Sociology has been one of my deepest passions since I discovered it as a freshman in college. I teach with an eye to igniting that same passion in my students. I do so knowing that for some, learning about sociology can be a life-altering experience, but that even when it is not, sociology can help everyone to better understand our society and their place in it.
I am a dedicated and energetic teacher, and enjoy teaching a diverse selection of courses. At the undergraduate level, my classes have ranged from a 25-student writing intensive course in Religion and Society to a 400 student Introduction to Sociology. My all-time favorite undergraduate course is my 80 student S100: Introduction to Research Methods in Sociology. I am often rewarded by students telling me that I have forever changed the way that they understand how “to do” sociology after taking S100.
I am excited to have the opportunity to bring my dedication to teaching and my knowledge of the sociology of religion together in a unique venture called The Sociology Experiment.
Working with graduate students – whether teaching the required research methods course for my department, advising them on their research or collaborating with them on mine – is truly one of my greatest privileges and pleasures. My students have been successful at studying a wide variety of religions in a wide variety of settings, including:
- Religion in a women’s prison (Rachel Ellis – University of Missouri- St. Louis this fall)
- Progressive religious political organizing in Chicago (Kristin Geraty – North Central College)
- Religion’s role in family formation (Patricia Tevington – Penn Sociology Graduate Student)
- The New Sanctuary Movement in New York City (Grace Yukich – Quinnipiac University)
- The gendered costs of polygamy among Muslim Converts in the US (Aliya Rao – Postdoctoral Research Fellow at Stanford University)
- A strict Christian fundamentalist group whose members reject all modern medicine (Lindsay Glassman – Penn Sociology).
Of course, teaching occurs in many forms, and much teaching happens outside of formal classes. It is not uncommon for undergraduates to take one of my courses and to then take an independent study with me during which I train them to conduct research. I then hire many of these students to continue working for me for the rest of their undergraduate careers, and often end up advising them on their honors theses and post-graduate plans as well. Since receiving my Ph.D. in 2002 I estimate that I have employed more than 100 undergraduates as my research assistants on various projects. I recently reconstructed my employment and independent study records for the acknowledgements for Birth Control Battles and found that at least 60 undergraduates had worked for me on that project alone (please see the acknowledgments for a complete list).
Sociology 604 – Graduate Research Methods: S604 is a general research methods course designed to introduce graduate students to the variety of methods sociologists use to pursue research, the relative advantages and disadvantages of those methods, the logics of good research design, and the relationship between argument and evidence.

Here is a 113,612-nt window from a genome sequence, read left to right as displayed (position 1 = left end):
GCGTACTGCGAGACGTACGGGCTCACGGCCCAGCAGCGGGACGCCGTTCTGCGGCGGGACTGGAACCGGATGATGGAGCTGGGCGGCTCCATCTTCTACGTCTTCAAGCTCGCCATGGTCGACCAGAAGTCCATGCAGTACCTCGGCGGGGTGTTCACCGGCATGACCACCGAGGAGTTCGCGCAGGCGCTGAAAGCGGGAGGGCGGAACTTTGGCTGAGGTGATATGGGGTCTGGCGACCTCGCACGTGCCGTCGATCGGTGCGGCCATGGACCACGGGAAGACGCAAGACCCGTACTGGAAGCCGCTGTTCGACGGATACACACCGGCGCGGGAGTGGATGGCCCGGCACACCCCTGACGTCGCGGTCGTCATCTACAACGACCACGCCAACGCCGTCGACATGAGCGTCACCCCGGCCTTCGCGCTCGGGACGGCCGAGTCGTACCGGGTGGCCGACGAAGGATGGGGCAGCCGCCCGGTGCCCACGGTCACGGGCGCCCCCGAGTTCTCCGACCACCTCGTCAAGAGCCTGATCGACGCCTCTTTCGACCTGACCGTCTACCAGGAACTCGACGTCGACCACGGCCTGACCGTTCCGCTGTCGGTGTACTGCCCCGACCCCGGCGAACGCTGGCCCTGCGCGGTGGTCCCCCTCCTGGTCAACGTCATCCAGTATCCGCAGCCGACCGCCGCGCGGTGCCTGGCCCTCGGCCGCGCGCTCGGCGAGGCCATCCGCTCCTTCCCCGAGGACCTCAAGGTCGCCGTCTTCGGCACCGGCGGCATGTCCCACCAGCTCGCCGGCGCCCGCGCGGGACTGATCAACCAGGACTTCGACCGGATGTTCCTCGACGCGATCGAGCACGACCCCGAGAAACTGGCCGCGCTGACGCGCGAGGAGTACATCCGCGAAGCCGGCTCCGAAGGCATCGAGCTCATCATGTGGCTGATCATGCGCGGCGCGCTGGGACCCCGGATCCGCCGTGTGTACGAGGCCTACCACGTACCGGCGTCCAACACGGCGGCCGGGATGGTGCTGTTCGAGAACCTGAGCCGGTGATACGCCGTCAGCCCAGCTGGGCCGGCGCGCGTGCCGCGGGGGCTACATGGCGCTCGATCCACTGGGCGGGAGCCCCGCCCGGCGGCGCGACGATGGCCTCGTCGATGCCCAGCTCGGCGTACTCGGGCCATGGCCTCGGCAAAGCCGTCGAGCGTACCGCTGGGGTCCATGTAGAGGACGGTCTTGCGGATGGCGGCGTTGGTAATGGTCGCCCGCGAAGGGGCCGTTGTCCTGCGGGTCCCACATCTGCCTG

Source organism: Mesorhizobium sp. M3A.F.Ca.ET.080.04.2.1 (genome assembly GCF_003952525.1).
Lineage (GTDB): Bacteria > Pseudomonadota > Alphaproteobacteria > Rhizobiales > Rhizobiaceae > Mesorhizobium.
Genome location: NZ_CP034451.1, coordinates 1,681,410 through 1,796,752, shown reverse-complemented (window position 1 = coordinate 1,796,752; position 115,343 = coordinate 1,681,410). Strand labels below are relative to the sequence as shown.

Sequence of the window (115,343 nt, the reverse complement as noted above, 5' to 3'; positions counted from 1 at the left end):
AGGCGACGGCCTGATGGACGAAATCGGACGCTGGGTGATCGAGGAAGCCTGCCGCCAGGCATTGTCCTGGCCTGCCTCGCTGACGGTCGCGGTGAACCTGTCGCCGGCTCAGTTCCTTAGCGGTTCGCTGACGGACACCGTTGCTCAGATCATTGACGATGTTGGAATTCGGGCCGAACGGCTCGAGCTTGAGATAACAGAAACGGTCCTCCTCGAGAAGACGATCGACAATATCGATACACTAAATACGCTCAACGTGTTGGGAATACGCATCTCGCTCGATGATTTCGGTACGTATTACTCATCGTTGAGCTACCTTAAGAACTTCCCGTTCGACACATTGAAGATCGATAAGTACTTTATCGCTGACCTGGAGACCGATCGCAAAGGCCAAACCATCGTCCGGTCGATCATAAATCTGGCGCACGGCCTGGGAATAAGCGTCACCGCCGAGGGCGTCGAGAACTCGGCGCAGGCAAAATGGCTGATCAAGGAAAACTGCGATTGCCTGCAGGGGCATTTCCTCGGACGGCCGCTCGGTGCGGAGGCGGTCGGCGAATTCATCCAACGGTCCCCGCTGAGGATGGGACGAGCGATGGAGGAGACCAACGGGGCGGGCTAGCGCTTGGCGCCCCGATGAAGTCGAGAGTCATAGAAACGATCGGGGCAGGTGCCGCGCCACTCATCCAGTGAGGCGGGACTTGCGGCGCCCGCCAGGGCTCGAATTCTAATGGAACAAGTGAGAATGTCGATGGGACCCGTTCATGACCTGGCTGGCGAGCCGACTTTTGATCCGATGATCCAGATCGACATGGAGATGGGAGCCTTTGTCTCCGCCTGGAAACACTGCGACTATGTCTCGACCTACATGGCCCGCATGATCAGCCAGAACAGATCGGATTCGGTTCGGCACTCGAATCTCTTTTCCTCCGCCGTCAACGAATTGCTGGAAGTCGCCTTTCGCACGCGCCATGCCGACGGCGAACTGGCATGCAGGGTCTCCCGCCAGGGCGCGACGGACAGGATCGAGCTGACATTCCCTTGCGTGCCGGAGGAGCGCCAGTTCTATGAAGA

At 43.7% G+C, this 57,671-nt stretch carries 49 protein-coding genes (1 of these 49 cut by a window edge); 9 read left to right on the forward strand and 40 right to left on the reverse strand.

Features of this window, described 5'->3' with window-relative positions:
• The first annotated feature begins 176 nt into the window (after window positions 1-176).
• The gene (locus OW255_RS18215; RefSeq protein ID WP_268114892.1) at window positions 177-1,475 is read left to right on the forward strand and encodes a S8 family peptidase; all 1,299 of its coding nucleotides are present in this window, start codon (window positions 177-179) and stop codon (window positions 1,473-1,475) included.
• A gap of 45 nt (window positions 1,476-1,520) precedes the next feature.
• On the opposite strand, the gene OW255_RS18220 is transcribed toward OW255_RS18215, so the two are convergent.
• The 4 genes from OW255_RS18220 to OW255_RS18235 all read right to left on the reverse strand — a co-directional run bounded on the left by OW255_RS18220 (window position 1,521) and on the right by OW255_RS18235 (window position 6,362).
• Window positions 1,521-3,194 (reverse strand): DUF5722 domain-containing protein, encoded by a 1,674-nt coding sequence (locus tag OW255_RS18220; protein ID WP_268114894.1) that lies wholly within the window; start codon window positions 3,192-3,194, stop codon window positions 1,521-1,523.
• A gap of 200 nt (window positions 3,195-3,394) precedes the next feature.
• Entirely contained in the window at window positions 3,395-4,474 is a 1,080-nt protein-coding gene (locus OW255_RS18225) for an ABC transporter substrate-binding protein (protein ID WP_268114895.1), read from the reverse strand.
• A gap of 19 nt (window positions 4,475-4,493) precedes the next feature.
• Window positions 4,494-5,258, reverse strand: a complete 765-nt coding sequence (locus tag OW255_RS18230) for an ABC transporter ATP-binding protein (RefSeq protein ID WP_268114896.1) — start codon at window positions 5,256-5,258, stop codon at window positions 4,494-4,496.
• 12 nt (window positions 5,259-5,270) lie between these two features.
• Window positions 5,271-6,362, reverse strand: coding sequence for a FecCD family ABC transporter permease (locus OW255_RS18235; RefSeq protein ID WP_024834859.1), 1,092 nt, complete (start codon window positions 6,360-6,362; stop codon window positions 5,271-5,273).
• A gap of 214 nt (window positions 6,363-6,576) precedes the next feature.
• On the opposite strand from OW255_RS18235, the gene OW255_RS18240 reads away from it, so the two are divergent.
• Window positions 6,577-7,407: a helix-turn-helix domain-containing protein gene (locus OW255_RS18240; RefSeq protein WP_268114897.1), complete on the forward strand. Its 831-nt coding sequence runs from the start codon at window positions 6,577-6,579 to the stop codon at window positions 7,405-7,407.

Sociology 100– Introduction to Sociological Research: S100 is a general research methods designed to introduce undergraduates to the variety of methods social scientists use to pursue research. S100 fulfills the school’s quantitative requirement and is required or accepted for a host of interdisciplinary majors, including HSOC and Communications, as well as sociology.
Sociology 239 – Religion and Society: S239 is an undergraduate elective course that begins with the prominent theories in the sociology of religion and then requires students to apply those theories to empirical cases.
MEDIA APPEARANCES ABOUT TEACHING
I was Chair of the American Sociological Association’s Section on the Sociology of Religion in 2015, and served the other main association in my subfield in various capacities as well. I was President of the Association for the Sociology of Religion in 2015, a council member for the interdisciplinary Society for the Scientific Study of Religion, and a member of the Board of Directors of the Religious Research Association.
As Undergraduate Chair of Penn’s Sociology Department from 2014-2017 I worked on rebuilding the sociology major and attracting more students to our vital discipline.
As a Distinguished Senior Fellow for Penn’s Program for Research on Religion and Urban Civil Society (PRRUCS), I have been an active participant in PRRUCS “Common Ground for the Common Good” program and organized and led a new speaker series on “Religion and the 2016 Election.” As Associate Faculty Director of Empirical Studies and Survey Research, I will be working with Penn’s Program on Opinion Research and Election Studies (PORES).
I enjoyed working with the Andrea Mitchell Center’s interdisciplinary program on democracy, citizenship, and constitutionalism to develop the theme for 2017-2018 of “States of Religious Freedom.”